Alice is being pursued by some Mooks through a high-rise building. She pushes the button for the elevator, but it takes its time getting to her floor. With the mooks catching up to her, she takes the stairs, realizing that by the time the elevator arrives, she could already be captured.
It's common in chase scenes, but a chase isn't necessary for this trope to work. This could come into play during any situation where a character, sick of waiting for an elevator, decides to take the stairs instead.
Note that over one or two floors, stairs are faster even if the elevator is immediately available.
open/close all folders
Anime & Manga
Full Metal Panic? Fumoffu: In a hurry to get up to S˘suke's apartment to retrieve her homework, Kaname first goes to elevator, presses the button, and waits for a few seconds - then screams in frustration and runs for the stairs.
Films — Live-Action
The Ring. Rachel is racing to warn Noah that Samara has not been put to rest and is after him. When she arrives at his apartment she tries to use the elevator, but gets frustrated by the delay and runs up the stairs instead.
In The Blues Brothers, the brothers take the elevator up to the floor the Assessor's office is on, then disable the one elevator they came up in. The combined might of the Chicago Police, SWAT, National Guard, etc. try to follow up the elevator, but after waiting a few seconds they decide to charge up the stairway instead.
In Silk Stockings, in a hotel in Paris, Nina Yashenko, carrying her suitcase, starts walking up several flights of stairs at the same time three of the men she's working with start up in an elevator. She is already waiting there when they arrive.
Star Trek IV: The Voyage Home: Kirk and co. get on the hospital elevator, while the cops chasing them take the stairs. The police are waiting for them when the elevator arrives, only for it to be empty (Kirk and co. beamed to the park).
Nearly happens in Aliens. Ripley, carrying Newt, races back towards the sub-basement's elevators and frantically hits the buttons for both, with the Alien Queen in hot pursuit. Increasingly desperate, she slings Newt onto her shoulders and starts to climb a nearby ladder, only for the first elevator to finally touch down; they promptly board it instead. The Queen, naturally, ends up taking the second elevator.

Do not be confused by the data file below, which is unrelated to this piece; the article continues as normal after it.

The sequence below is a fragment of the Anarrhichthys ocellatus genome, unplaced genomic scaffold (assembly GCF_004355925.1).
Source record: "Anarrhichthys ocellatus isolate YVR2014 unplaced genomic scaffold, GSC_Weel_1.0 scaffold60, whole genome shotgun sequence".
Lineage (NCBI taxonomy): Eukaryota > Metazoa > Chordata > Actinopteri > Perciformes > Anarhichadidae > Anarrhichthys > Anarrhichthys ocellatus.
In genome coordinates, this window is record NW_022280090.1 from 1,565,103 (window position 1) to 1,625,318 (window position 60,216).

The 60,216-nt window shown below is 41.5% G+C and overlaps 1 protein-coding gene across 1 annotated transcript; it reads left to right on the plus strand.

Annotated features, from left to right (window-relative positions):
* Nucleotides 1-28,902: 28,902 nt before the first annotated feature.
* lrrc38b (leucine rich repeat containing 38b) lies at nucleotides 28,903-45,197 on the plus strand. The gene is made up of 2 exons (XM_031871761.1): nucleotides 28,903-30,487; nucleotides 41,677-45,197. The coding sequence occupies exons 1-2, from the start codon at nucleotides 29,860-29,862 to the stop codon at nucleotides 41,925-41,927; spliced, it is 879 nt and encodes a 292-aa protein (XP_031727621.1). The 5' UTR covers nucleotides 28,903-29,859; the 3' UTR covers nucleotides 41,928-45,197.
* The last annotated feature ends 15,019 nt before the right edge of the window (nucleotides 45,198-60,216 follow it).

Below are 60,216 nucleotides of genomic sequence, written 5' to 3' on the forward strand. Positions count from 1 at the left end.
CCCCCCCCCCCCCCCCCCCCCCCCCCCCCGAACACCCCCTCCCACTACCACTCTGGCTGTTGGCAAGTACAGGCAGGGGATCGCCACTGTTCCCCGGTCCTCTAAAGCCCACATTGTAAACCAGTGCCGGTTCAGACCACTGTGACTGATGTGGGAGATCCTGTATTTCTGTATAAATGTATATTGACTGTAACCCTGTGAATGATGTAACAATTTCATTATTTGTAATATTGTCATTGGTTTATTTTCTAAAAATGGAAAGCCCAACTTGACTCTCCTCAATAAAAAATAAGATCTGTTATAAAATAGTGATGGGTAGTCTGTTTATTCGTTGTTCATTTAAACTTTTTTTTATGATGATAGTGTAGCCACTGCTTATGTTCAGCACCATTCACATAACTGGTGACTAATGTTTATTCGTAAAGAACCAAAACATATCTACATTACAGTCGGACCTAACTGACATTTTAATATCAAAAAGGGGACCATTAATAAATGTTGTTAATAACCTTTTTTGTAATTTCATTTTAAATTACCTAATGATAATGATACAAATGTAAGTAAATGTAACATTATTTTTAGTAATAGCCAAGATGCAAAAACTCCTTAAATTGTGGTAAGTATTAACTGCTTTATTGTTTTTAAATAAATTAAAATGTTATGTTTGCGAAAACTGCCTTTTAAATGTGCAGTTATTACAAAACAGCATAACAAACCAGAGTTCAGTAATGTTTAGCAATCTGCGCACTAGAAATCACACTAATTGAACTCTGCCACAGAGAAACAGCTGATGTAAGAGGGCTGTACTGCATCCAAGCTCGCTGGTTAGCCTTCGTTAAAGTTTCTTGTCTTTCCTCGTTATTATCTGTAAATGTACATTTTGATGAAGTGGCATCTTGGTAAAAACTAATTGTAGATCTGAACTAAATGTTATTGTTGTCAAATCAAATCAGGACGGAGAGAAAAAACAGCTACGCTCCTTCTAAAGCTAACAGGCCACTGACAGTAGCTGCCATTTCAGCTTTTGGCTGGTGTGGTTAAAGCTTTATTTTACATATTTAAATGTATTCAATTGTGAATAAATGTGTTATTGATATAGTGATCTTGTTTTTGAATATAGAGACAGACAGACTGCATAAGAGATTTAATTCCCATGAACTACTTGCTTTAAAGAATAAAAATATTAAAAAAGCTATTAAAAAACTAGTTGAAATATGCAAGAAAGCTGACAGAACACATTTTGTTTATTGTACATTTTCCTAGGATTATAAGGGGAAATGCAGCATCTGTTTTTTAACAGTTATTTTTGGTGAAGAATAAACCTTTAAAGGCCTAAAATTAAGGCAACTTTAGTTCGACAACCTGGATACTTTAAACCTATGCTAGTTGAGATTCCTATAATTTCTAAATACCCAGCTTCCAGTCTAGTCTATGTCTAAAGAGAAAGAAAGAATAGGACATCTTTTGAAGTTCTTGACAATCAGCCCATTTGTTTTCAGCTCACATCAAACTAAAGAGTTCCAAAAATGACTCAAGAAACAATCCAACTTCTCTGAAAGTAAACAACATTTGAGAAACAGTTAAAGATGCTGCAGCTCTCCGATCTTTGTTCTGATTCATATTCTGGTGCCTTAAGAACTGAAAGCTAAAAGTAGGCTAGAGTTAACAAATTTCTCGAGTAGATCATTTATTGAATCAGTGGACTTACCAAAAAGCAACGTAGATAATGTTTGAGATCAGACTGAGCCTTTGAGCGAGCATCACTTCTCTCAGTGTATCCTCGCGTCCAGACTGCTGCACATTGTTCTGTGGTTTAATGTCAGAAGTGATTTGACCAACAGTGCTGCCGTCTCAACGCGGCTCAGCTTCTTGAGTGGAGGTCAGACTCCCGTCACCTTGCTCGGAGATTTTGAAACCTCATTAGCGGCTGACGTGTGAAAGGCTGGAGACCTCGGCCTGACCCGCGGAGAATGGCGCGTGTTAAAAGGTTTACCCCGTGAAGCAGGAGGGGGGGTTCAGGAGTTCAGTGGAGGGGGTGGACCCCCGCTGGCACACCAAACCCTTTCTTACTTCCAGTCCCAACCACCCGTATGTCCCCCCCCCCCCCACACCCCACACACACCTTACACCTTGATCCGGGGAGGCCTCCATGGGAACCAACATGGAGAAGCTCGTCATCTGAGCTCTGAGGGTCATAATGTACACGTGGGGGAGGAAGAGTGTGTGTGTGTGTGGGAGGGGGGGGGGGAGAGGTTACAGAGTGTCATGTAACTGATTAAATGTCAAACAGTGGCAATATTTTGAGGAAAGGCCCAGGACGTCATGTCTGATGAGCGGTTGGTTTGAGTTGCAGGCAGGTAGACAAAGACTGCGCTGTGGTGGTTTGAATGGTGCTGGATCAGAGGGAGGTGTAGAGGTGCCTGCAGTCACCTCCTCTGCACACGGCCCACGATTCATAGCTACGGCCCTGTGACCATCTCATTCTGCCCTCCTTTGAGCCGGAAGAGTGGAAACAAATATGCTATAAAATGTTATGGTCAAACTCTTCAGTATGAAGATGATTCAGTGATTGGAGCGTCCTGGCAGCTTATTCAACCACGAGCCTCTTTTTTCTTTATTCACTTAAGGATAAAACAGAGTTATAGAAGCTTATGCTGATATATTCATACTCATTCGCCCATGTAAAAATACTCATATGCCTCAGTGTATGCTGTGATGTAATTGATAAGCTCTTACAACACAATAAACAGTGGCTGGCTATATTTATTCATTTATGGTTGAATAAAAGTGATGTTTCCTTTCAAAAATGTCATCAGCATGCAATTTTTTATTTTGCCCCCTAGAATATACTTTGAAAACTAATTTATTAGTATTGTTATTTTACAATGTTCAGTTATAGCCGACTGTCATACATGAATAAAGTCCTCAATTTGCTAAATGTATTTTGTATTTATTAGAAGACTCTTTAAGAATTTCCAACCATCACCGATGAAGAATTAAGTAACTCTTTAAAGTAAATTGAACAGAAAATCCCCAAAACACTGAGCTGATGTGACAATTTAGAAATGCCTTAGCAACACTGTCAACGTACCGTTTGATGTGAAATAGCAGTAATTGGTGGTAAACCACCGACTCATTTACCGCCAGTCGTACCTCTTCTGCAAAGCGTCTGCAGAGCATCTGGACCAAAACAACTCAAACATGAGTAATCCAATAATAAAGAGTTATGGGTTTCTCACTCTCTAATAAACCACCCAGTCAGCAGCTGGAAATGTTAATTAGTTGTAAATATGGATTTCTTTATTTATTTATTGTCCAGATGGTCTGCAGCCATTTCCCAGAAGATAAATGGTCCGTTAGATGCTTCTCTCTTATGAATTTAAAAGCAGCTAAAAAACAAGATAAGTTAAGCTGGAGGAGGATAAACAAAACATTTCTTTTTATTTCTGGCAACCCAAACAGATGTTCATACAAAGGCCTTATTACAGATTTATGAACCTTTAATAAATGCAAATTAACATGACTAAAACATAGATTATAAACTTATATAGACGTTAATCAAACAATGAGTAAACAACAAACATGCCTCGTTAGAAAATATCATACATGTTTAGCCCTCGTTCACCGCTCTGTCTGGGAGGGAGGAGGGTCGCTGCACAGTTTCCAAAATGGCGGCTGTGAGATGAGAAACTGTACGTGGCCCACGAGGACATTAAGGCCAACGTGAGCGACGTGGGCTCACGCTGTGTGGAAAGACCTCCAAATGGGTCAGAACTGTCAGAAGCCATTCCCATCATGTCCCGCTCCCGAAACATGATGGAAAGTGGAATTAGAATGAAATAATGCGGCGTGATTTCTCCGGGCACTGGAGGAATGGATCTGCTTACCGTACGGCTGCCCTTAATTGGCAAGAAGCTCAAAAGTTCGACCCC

Human Target: Played Straight. Ames takes the stairs when she realizes Winston is on to her. It doesn't work out for her, though.
24: Jack Bauer proves this trope when he outruns Coffel's elevator, beating him to his limo.
Leverage: In an effort to delay Sterling, who's taking the elevator, Nate runs up the stairs and pushes all the elevator call buttons, causing Sterling's elevator to stop at every floor.
Happens a few times on Alias. Sometimes the stairs aren't necessarily faster, but are stealthier than an elevator.
The Venture Bros.: The Monarch and Henchman 21 take the chute down to the Monarchmobile while Henchman 24 takes the more sensible stairs. He gets there first and closes the sunroof just as they would fall into the car.
An extreme example in Drawn Together: events in the episode had left Captain Hero a quadriplegic. At one point he has to ascend a ludicrously long flight of stairs in his wheelchair. Just a moment after he finally reaches the top, his housemates arrive by elevator.
Parodied in the Futurama episode "Less than Hero", in which Leela descends a set of stairs faster than Fry can fall the same distance. (Since she and Fry, in this episode, can run at super-speed, but not fly, this might even be justified.)
In most cases, this is true so long as it's only three or four floors at the most; the elevator is meant for people carrying packages, for people who may be unable to take stairs due to injury or infirmity, or for people ascending or descending so far that it would make the stairs difficult or impossible. Usually taking the stairs is faster than waiting for the elevator's arrival, boarding the elevator, waiting for the doors to close, waiting for the ascent or descent to the proper floor, potentially being interrupted as new passengers board or exit on the intervening floors, waiting for the doors to open, and disembarking. It's also easier go downstairs than it is to go upstairs.
At the Ohana West Hotel in Waikiki, Hawaii, the stairs are faster, as the lobby only has one or two elevators, one of which is either already in use or out of order.
Averted in some buildings where, for reasons of security, the doors from the stairwell to the upper floors are one-way locked — the stairs can be used to exit the building, but not to travel between floors.